Research has revealed that parents and siblings of special needs children are exposed to very high levels of stress. To make things even more complicated, parental distress and the way the family is functioning has an impact on children’s cognitive, behavioral and social development. Autism had been classified as one of the most complex developmental disorders, and consequently leads to complex responses in families.
Therefore, parents with autistic children face challenges in several different ways. Since autism is characterized by the absence of social interaction, such as creating an attachment with parents and caretakers, and expressing affection toward them, some parents may feel that they have been “robbed” from some of the basic parental rewards. The more severe the child’s symptoms are, the more stress will be imposed on the family. The more severe the negative behavior of the autistic child, the more social isolation the family will experience.
As a result of this, parents with autistic children have a greater risk to develop depression, experience periods of hopelessness, marital difficulties, feelings of shock, guilt or even overwhelming anger.
Mothers and fathers are effected to a different degree, and often times mothers have been stigmatized more so by their children’s disorder. Cultural issues can enhance the severity of isolation and lack of support in some cases.
A few years ago, getting a child diagnosed was around age 4 or 5 years. These days parents are able to have their children evaluated, and start them in an early intervention program. Getting services for children with autism at an early age can reduce stress on the family, and it is also proven that they have a greater chance to improve with the available therapy.
I wanted to share my personal experiencing about this.
When Amin started to behave in a different way, I turned to his pediatrician and the answer I got was “ do not worry he is a boy, they are lazy, and he is a second child, who has a sister who is always talking.” He wouldn’t even consider to send him anywhere. I asked others, and got the same answer. I took it upon myself and called the Texas Children’s Hospital to get him evaluated. They gave me an appointment for 2 ½ years later, saying he is too young, and they do not have any openings because of all the evaluations of other kids.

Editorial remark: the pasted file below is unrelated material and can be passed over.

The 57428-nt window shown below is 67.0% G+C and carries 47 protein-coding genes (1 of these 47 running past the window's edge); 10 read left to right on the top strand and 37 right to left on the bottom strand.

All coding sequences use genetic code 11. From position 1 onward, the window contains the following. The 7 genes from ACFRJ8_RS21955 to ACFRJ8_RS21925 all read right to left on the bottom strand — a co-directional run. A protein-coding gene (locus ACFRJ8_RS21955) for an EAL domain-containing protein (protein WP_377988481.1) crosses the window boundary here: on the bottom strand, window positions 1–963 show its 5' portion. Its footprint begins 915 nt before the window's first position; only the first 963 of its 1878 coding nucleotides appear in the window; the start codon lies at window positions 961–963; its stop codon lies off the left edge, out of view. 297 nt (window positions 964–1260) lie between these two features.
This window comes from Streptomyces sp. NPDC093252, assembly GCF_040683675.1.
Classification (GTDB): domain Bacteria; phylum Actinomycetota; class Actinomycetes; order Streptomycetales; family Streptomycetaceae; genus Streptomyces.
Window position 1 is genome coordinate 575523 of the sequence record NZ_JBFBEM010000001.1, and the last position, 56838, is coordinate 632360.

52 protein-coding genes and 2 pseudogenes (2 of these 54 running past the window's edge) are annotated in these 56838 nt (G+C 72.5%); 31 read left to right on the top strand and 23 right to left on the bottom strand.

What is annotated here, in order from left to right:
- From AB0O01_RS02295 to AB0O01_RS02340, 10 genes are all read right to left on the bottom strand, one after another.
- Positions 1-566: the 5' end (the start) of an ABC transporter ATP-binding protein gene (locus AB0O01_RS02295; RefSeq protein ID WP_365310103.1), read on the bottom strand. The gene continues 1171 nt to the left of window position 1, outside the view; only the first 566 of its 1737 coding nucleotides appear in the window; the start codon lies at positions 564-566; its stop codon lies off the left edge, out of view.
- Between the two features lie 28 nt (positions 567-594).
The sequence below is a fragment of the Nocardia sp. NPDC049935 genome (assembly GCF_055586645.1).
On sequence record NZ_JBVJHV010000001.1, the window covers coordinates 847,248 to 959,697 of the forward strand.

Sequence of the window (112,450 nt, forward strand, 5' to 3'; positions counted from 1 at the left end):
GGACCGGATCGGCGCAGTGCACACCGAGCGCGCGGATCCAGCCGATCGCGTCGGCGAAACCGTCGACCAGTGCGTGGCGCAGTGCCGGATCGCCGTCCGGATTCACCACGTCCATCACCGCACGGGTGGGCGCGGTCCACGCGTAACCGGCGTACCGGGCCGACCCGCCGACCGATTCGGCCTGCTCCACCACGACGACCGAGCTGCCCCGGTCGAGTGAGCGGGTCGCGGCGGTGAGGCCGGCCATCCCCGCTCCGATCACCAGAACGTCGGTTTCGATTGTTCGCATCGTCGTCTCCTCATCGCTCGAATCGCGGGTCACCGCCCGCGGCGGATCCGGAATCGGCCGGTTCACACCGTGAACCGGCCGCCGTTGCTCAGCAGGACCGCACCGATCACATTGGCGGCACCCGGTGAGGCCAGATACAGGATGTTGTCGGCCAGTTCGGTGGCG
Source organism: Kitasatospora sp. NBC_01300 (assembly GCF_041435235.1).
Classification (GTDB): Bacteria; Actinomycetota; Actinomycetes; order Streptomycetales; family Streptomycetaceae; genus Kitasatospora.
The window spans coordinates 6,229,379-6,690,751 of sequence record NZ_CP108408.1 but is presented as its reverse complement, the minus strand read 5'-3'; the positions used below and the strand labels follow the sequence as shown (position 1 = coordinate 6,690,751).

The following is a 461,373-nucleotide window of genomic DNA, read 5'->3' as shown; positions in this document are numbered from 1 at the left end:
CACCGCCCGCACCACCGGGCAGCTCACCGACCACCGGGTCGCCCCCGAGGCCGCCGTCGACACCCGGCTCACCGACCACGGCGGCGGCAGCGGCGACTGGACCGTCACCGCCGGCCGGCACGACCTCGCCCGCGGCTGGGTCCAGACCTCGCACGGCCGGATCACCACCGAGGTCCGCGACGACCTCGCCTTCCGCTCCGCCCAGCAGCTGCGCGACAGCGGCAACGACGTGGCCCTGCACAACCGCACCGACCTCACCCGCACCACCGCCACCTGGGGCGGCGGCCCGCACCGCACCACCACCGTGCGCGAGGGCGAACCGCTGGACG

I found another doctor, independent from Children’s Hospital who got me in less than 3 wks later, and gave me the diagnosis. For even that 3 weeks of time I felt more stressed than any other time. My motto is, “it is better knowing than not knowing.” Once I know what is the problem, I can go and see what I can do about it. Sticking your head in the sand will not diminish nor resolve any problems. Autism is not like “out of sight, out of mind”.
After Amin was diagnosed, within 2 days he started all the therapies that made a huge impact on his development. I still had stress, but I also had answers and goals for his future. I developed a flexible plan for us as a family (I use the word flexible, as you all know everything changes with autistic children sooner or later, so I wanted to have Plan A, plan B, and sometimes Plan C)
For me , getting the diagnosis was stress relief to a degree. It made me spring into action and I finally stopped wondering what am I doing wrong.
For some parents, stress starts with the diagnosis. Therefore creating a strong support system for yourself as a parent and for your typical and non-typical child is crucial.